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No, not the beer

2020 has seriously been a weird year so far! First it’s been bushfires, and now it’s this weird, novel Coronavirus (2019-nCoV)… Aside from political issues, the world is seriously falling apart (*coughs ‘also climate change’*)!

The institute I work at has recently been featured heavily on the news, as one of the labs within has become the first one outside of China to actually grow the virus! This is fantastic news, as they can provide live virus to study it’s infectivity, and test antivirals and vaccines to cure the infection (and maybe prevent further spread). I’m very proud to be able to work in such a fantastic place, although disclaimer- I have no relationship with the lab which grew the virus. They’re just in the same building.

Do check this video out. It’s super cool. 🦠

I did read that they’ve transported the virus to the CSIRO’s Australian Animal Health Laboratory (AHHL) in Geelong. A friend of mine works there, in that his Ph. D project (on influenza) takes him out there from time to time (hey Will). I’d jokingly suggested that he stay away from us from now on, but I’ve also got a medical doctor coming and going from my house who works at the Monash Medical Centre, where at least two patients are being treated (hey Dan). My housemate didn’t like the idea of autoclaving her boyfriend before he could enter our household. Dunno why…?

But while that’s somewhat on the giggly side, I do want to stress that the quarantining jokes are jokes. Because there have also been numerous reported incidents of racist comments being made against those of East Asian ethnicities. If an individual has recently returned from a heavily affected area, with lots of confirmed cases and the risk of having been infected is high, then it makes absolute sense to exercise precaution and quarantine them for the recommended 14 days. Stay home, rest up, keep an eye on people you’ve come into contact with, and if feeling unwell- call the GP or hospital and explain the situation before you rock up.

But- if you are just walking down the street and see someone of Asian decent- perhaps they may even be wearing a mask (I’ve encountered this all week), but you then feel negative towards them in any way… that’s not okay. Maybe they’re afraid of being infected, so they’re wearing a mask as a precaution- that’s a very common reason for wearing a surgical mask. Don’t tell them to ‘go back to China’. Don’t make any references to this outbreak as ‘yellow’ or make any additional poor puns. It is totally unnecessary and coming from a place of fear and ignorance. It’s okay to feel uncomfortable as the initial, reflex reaction. Just don’t act on it. You can override that primal fear, and choose not to make derogatory comments. It’s really not that hard.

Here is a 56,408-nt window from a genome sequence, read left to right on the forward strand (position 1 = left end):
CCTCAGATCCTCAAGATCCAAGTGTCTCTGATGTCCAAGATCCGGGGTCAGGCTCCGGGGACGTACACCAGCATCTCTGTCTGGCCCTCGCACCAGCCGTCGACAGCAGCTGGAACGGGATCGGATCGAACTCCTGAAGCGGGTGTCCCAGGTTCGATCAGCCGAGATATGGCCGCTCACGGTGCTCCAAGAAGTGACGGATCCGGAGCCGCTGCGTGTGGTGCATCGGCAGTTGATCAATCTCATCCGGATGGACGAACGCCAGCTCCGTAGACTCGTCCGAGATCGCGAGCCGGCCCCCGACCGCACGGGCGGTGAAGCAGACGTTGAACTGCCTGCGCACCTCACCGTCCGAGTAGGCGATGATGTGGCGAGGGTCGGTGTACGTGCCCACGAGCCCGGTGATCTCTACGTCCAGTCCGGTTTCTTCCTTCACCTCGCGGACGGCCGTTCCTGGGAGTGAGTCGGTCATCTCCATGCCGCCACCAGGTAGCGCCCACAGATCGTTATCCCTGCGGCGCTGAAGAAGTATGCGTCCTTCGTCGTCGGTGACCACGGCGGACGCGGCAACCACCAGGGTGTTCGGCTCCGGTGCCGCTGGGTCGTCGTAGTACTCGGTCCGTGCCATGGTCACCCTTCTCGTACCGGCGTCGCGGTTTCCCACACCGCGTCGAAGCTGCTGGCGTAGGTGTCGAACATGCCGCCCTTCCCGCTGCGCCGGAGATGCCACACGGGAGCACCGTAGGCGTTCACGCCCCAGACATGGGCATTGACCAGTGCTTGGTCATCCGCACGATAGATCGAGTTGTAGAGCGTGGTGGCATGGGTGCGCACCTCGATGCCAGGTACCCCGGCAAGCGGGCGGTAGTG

For more information on the virus, I highly recommend sticking to official websites (for Victoria, the Better Health Channel, or anything that’s government related). Misinformation is rife, and is easily spread when people are scared.

If you really want to wear a mask while going about your day, apparently a P2 mask is better than the surgical masks, although it has to be skin tight with no gaps that allow in external air. We’re not at a stage yet when it’s necessary to wear masks, but the good news for me is that I have quite a few of those lying around from when there were tonnes of bushfire smoke. Hooray…? 😥

Categories: General Lab Ph D posts

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A Ph. D graduate in Microbiology, residing in Victoria, Australia. Currently working in multiple locations but still in the STEM field. 👀 🦠 🧫 🧬

4 replies

  1. Thank you. I was scrolling through the coronavirus tag looking for a personal essay. A thing I’m most interested in with this virus is how it’s affecting our individual psyche. It must be interesting working so close to the potential solution. If you’re so inclined, please look at my post today and comment on my take on the fatality rate. I’d appreciate a professional opinion. Stay healthy.

    Liked by 1 person

    1. First of all, I’d like to add that I’m not a professional at all. I’m a postgraduate student working on bacteria who happens to work in the same building as actual professionals who work on infectious diseases of all sorts. 😅

      I’m not entirely sure how your calculation works, either. 😥 The 2% death rate takes into account all those who have been confirmed to have been infected (including those that do recover and those that unfortunately don’t). So of all those confirmed to be infected, 2% have died. Your way is stating, of all the patients who have been confirmed to be cleared of infection or died, 50% died. It’s not a fatality rate in the same sense. It doesn’t account for everyone who is still infected, but neither cleared nor dead, and that’s roughly 96% of those confirmed to be infected that you’ve ignored in your fatality rate calculation. You can play with numbers all day, but the definition of fatality rate from my understanding is what percentage of all those infected (regardless of final infection outcome) has died.

      Liked by 1 person

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